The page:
By jameshunter1, Jan 7 2018 08:38PM
Life up on the farm (by James Hunter)
October has been another busy month, the weather has been kind & jobs have gone well. The main arable job has been to do the autumn cereal drilling. This year for as long as I can remember we have only planted winter wheat. Winter barley has been dropped and spring barley acreage will be increased. This change has been based on costs and margins for winter against spring barley. Also the spring barley gives us a better chance to control the blackgrass than we can do in a winter barley field.
I noted last month that drilling this autumn I was going to go round 5 times for the headland instead of four. This is because we have a new sprayer. The old sprayer was 24m wide and had been on the farm for 12 years. We had put £1.25millon of products through it! The new one is 30m (100foot) wide. It was delivered straight from the factory and then set up on our tractor over several days. The new model (Vantage) won the Sprayer of the year at the Sima Show in Paris. It has a larger tank, pump & boom compared to the old one. It has better suspension and low drift air induced nozzles. But the most significant change, better for the environment and our pocket is that the sprayer is controlled by satellites to an accuracy of just a few inches. This ensures the chemicals are put on more accurately than a driver can do & should eliminate overlapping. It is by far the most expensive machine we attach to a tractor. (Photo of controls in cab)
You may have noticed that the countryside colour has changed quickly. The rape fields are all growing away quickly. The wheats have gone into moisture and with the warm temperatures, have emerged quickly. Slugs have not been active and we have hardly had to apply any blue pellets to control them. After the drilling all fields are rolled to consolidate soil round the seed and to prevent the moisture from drying out. We then have to apply two lots of chemicals to control blackgrass & other weeds. All four jobs have to be done before the wheat comes up, quite a challenge as rolling cannot be done if it has rained and the chemicals have to be applied in low wind conditions. All has been achieved but not during the office workers’ 9 till 5 hours!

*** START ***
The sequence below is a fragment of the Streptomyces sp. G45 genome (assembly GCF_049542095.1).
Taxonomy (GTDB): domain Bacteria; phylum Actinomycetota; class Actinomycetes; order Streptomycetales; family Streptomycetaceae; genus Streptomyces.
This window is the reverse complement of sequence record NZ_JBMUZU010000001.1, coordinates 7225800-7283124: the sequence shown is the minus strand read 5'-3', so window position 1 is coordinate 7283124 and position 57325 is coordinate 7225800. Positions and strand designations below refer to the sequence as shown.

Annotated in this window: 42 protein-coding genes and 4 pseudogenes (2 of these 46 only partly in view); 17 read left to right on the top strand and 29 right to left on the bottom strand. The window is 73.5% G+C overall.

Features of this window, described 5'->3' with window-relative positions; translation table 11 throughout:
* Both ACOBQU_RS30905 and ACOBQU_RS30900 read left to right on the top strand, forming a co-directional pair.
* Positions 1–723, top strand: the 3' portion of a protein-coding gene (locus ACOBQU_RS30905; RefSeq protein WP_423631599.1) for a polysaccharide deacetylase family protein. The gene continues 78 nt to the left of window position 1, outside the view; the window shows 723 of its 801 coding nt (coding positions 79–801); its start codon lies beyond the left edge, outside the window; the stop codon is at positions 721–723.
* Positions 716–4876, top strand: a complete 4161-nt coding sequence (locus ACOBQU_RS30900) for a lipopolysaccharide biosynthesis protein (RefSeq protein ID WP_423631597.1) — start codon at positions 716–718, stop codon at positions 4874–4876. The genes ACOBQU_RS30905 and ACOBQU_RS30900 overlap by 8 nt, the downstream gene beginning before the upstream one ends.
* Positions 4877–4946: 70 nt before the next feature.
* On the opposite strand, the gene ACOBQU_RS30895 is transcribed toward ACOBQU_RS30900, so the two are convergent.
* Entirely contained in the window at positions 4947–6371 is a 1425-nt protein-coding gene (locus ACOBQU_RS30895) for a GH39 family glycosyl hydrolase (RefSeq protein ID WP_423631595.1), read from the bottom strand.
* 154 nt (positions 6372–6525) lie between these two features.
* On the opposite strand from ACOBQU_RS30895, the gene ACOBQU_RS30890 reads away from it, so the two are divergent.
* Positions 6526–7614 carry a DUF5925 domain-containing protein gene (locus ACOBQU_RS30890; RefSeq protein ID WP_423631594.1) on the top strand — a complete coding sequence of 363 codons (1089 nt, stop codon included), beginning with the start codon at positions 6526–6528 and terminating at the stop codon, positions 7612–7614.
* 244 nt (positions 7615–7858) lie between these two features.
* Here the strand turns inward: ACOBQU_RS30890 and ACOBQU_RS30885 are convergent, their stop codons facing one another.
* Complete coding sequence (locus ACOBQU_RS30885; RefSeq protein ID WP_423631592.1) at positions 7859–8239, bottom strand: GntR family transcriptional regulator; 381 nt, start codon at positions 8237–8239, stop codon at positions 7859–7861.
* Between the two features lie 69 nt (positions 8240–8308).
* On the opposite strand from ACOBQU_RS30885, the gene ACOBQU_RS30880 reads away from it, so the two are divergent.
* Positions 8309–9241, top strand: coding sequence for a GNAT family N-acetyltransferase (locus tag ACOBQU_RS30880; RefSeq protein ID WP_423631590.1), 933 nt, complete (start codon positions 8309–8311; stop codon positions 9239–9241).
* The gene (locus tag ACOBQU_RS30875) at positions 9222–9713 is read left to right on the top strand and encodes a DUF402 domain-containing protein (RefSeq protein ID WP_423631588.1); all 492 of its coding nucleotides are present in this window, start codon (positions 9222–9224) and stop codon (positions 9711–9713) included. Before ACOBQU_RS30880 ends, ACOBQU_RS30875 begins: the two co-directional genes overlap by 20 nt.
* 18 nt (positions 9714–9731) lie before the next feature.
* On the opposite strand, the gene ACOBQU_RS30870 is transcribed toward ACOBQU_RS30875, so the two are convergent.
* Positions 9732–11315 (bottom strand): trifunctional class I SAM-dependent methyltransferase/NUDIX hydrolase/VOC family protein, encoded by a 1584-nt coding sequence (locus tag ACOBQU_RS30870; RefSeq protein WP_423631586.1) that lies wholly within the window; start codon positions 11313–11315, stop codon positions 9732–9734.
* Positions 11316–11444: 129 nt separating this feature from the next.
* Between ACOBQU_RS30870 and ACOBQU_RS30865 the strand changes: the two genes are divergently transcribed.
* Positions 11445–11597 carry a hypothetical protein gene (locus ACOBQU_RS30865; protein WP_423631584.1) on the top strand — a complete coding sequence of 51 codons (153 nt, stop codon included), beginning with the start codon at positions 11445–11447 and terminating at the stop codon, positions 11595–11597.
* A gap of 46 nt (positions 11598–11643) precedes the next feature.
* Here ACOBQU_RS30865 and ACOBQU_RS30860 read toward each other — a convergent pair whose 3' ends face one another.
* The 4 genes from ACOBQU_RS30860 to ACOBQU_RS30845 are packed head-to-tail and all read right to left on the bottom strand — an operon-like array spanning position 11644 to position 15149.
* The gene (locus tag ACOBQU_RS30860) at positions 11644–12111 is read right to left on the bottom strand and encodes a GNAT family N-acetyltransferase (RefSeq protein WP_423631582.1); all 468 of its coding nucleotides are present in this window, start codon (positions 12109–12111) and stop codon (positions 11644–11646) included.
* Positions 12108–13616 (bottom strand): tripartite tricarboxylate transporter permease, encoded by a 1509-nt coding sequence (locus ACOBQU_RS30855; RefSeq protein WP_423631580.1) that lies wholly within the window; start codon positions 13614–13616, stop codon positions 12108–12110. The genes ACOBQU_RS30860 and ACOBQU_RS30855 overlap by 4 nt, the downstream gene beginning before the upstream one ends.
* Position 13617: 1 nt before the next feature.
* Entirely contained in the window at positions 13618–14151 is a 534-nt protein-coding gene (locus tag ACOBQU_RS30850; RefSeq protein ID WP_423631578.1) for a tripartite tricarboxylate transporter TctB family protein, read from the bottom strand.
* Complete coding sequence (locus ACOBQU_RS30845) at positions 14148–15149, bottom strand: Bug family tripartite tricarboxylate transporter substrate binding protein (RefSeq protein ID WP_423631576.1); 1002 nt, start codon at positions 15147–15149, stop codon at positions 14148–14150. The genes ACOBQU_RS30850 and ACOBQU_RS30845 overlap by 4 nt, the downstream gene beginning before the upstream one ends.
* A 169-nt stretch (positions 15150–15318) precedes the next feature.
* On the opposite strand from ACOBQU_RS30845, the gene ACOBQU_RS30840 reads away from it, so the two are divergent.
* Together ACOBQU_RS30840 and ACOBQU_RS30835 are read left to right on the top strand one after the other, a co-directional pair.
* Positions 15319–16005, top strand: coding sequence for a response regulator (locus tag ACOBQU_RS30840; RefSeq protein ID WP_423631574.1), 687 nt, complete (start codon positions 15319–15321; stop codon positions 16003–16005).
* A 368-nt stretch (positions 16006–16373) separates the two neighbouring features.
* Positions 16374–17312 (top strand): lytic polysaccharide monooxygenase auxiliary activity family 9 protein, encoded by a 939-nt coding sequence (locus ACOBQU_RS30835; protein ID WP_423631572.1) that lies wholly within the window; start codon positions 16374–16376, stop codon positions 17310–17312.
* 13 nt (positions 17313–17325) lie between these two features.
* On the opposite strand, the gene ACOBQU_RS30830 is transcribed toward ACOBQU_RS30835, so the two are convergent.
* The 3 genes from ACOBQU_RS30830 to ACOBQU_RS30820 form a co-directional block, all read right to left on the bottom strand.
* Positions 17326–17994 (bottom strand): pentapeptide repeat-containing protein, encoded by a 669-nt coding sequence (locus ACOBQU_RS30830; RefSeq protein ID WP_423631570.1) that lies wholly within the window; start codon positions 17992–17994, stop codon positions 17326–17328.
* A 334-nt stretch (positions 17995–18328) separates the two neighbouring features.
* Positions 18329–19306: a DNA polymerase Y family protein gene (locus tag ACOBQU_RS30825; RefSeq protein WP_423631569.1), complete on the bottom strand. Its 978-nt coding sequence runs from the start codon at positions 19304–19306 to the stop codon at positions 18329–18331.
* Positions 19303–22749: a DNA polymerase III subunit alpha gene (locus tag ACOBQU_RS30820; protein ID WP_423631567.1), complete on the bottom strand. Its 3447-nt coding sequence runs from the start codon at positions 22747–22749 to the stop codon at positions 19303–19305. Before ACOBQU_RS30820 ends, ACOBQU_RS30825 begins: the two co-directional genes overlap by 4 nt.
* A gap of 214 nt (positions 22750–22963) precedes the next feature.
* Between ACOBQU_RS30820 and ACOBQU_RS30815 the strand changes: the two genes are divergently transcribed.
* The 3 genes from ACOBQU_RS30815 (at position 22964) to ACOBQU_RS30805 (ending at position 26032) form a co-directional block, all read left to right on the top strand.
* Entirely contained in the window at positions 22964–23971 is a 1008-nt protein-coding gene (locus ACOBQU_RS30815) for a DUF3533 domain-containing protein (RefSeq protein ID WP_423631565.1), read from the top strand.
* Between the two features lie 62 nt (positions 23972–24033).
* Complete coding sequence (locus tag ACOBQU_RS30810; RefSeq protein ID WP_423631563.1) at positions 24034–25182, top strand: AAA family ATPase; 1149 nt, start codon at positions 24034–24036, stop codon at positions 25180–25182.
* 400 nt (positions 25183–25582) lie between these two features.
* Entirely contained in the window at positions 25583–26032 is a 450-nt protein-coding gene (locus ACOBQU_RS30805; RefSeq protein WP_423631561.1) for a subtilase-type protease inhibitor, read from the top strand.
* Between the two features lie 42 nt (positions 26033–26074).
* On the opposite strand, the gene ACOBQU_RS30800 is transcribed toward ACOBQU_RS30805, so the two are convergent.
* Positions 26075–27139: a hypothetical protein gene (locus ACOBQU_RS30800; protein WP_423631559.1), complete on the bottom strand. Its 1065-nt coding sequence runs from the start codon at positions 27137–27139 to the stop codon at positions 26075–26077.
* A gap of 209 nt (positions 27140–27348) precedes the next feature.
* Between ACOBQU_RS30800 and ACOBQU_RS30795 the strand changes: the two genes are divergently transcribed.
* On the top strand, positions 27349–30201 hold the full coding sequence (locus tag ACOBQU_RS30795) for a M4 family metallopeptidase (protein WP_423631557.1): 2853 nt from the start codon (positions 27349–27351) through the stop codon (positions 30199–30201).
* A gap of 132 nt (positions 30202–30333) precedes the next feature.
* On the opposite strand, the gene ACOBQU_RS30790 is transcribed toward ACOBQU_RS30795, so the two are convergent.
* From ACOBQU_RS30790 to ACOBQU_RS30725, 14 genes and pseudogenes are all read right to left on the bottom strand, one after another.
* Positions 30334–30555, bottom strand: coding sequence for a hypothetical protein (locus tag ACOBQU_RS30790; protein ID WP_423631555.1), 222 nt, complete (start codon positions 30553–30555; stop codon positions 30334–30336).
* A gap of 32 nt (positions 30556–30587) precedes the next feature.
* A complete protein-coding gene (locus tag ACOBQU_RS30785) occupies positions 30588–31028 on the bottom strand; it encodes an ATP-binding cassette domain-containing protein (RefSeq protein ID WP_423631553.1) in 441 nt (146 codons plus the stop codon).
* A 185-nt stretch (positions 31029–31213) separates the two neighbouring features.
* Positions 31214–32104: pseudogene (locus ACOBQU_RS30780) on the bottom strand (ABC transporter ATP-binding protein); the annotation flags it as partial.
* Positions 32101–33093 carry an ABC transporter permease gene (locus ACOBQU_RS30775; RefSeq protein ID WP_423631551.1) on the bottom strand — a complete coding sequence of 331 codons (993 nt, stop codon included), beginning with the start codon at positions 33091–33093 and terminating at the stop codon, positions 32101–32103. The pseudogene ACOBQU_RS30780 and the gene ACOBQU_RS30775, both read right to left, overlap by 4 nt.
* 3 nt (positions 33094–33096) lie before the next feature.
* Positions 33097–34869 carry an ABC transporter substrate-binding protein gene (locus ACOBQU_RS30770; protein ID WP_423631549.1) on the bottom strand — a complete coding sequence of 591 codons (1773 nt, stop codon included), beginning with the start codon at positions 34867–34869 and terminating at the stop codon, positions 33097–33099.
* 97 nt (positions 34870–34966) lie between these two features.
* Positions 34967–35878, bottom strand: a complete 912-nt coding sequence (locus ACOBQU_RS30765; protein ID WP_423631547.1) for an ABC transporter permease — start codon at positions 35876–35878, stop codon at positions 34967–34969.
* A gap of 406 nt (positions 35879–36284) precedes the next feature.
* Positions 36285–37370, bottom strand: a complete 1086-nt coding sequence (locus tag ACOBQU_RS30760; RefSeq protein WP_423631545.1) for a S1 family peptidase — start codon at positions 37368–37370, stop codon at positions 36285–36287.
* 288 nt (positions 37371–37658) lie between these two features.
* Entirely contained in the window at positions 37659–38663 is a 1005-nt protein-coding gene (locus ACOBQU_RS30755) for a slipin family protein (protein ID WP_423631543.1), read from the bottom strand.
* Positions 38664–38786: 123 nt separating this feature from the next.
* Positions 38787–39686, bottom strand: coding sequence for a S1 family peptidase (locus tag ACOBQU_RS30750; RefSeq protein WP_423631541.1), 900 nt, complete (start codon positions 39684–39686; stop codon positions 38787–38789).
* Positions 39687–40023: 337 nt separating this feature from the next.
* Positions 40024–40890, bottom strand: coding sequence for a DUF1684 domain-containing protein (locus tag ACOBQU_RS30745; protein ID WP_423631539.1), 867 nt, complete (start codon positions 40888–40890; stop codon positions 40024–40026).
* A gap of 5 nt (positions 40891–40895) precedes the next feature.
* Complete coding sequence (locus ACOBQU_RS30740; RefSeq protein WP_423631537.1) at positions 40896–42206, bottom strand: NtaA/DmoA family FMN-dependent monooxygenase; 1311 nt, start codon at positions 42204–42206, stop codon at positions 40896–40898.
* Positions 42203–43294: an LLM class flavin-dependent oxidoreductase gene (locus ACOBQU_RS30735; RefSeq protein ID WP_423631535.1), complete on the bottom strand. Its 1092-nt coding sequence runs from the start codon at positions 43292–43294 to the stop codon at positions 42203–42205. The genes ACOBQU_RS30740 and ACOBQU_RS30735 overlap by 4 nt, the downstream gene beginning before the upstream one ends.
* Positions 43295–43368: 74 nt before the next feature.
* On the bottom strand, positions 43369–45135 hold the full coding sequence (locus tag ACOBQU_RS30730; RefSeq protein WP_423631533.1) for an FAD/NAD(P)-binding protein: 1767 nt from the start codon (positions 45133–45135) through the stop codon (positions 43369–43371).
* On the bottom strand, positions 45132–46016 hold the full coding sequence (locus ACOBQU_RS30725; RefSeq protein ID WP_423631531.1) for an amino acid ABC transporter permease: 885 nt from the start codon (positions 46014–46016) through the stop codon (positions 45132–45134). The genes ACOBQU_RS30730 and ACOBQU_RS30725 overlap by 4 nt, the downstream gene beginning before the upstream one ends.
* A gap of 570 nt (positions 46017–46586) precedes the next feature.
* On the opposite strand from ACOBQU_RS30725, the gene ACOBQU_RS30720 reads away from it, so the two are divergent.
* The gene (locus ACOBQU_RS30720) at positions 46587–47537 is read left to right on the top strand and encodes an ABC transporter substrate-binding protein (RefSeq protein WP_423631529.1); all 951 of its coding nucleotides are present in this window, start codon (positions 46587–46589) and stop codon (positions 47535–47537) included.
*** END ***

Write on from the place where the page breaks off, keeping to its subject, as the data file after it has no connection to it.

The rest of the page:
Last harvest’s spring barley has been loaded away this week. The specification was high and good enough to get a malting grade & premium. Sometimes it can be very frustrating and a costly gamble if the quality is not right. It was loaded, 29 tonnes on each lorry. Every load is tested at the destination’s laboratory before tipping. Thankfully, no phone calls giving a deduction or reject. A rejection can mean a price crash down to feed grade + a redirection charge or at worst a return journey back to the farm and a haulage bill. We have had the worst scenario in the past.
On the cattle front, it has been another wonderful month for them. The weather could have hardly been better. Seldom a wet day and plenty of grass to eat. Calves have been running around and growing well. We have been bringing some in for winter housing this week. There are still just a few to finish calving & then the year starts all over again.
Finally, an observation in the garden, we have both daffodils & dahlias both flowering together on the 1st November!